Wednesday, March 26, 2014

F5 Big-IP Load Balanced WCF Services

*update* - This follow up may provide more detail on finding a solution 

We have been trying to configure our new F5 Big-IP load balancer for some WCF services and encountered a strange issue. 
The service uses wsHttpBinding with TransportWithMessageCredential over SSL.  The Auth type is Windows.
When disabling either node on the F5, the service worked.  However when both nodes were active, the service failed with an exception:
Secure channel cannot be opened because security negotiation with the remote endpoint has failed. This may be due to absent or incorrectly specified EndpointIdentity in the EndpointAddress used to create the channel. Please verify the EndpointIdentity specified or implied by the EndpointAddress correctly identifies the remote endpoint.
Inner Exception:
The request for security token has invalid or malformed elements.
Numerous documentation and blogs highlight that *the* way to support load balancing in WCF is to turn off Security Context Establishment by setting EstablishSecurityContext=false in the binding configuration, or by turning on 'sticky sessions'.
We did not want to use sticky sessions; although this did fix the issue the F5 logs showed that load balancing was not working as we wanted.
Unfortunately, we already had EstablishSecurityContext set to false,  so the security negotiation should have been occuring on each request, which meant it should be working. 
After hours of investigating other binding settings, creating test clients, updating the WCFTestTool configurations and generally fumbling around, eventually we went back to reconfiguring the F5.  Although it worked when only one node was active with exactly the same configuration, unless the WCF binding documentation we found *everywhere* was a complete lie it had to be F5.
It was finally traced to the F5 OneConnect ( configuration.  This does some jiggery-pokery to magically pool backend connections to improve performance.  It also seems to break WCF services, at least it broke ours. 
Disabling OneConnect on the F5 application profile resolved the issue immediately.
We now have our load balanced, non-persistent, WCF services behind the shiny F5 working.
As this hadn't come up online that I could find, I can only assume it was related to the combination of TransportWithMessageCredential and Windows as the message credential type.
*edit* So the solution was not as straight forward as we thought, and currently we have reverted back to “sticky sessions” in the F5 to get this to work.  Even with EstablishSecurityContext=false, and OneConnect disabled, the same failure will occur if a single client has two concurrent requests using two separate threads (our clients are web applications) and the F5 routes each connection to a separate service node.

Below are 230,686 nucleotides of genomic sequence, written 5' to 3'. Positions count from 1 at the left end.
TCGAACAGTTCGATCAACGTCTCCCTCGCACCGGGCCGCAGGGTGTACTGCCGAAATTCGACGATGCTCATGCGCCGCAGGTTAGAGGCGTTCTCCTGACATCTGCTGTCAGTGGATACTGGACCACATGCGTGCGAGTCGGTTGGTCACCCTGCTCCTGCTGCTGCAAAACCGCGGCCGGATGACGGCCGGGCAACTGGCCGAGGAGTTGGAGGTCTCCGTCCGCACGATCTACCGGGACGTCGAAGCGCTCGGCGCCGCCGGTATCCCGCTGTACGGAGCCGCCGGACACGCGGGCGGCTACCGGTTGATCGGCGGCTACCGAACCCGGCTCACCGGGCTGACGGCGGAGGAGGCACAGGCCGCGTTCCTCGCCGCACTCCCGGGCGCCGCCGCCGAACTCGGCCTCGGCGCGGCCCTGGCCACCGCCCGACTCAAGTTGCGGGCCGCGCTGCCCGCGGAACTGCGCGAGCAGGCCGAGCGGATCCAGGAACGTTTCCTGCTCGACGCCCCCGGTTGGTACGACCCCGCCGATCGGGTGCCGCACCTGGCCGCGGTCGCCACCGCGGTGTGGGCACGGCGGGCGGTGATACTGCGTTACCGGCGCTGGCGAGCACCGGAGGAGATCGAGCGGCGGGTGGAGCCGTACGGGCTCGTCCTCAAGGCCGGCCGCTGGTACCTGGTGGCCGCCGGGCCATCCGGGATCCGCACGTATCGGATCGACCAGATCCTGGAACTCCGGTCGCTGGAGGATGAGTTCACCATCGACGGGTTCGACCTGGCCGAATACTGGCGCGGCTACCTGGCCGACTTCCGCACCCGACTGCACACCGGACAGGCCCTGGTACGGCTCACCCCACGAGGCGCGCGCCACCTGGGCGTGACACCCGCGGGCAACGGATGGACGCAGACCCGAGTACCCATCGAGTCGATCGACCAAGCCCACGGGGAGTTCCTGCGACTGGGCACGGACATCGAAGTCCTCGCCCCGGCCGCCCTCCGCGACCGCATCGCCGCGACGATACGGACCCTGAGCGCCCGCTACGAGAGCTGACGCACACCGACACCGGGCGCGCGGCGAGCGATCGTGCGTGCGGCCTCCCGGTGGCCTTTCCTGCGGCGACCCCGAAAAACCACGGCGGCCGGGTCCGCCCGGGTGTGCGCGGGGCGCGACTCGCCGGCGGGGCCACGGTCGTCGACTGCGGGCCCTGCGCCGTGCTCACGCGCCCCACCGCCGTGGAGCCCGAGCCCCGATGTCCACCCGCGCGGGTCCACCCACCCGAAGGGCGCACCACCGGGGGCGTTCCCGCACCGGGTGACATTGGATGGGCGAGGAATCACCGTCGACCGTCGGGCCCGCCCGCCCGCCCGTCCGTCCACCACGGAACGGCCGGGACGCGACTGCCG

While we investigate further, the short term solution is to use Transport security instead of TransportWithMessageCredential.  As this required a client change, we had to deploy multiple bindings and each client app will upgrade while we use Sticky Sessions on the F5.  Once all clients are on the new binding we can remove the old binding and disable sticky sessions again.

Transport security works for us, but it is not perfect.  It reduces security (SSL only, no message encryption) and reduces flexibility (we can’t for instance switch to client certificate, or username authentication for individual per request auth).
It does however keep the services stable and gives us time to perform a thorough analysis of the problem.


  1. Hi.
    Im facing the exact same problem as you describes. I havea Big-IP as load balancer and I have a couple of services failing with same error as you describe. The WCF services uses the recommended settings establishSecurityContext="false" without any effect. Did you ever find any solution to WsBinding with message security and Big-IP ?

    1. No, unfortunately I haven't had a verified solution, however I have done some further investigation and encountered something similar - the problem is that one-shot Kerberos wasn't set up correctly.

      Ensure you have correct SPNs
      Ensure you configure the establishSecurityContext and negotiateServiceCredentials both to false
      Ensure you set up the element of the service configuration and the of the client - I have tested this with certificate identity, BUT it should work if you use the correct SPN account (this is the bit I haven't confirmed).

      I have a bit of a lengthy post that I should probably put up that might help guide you.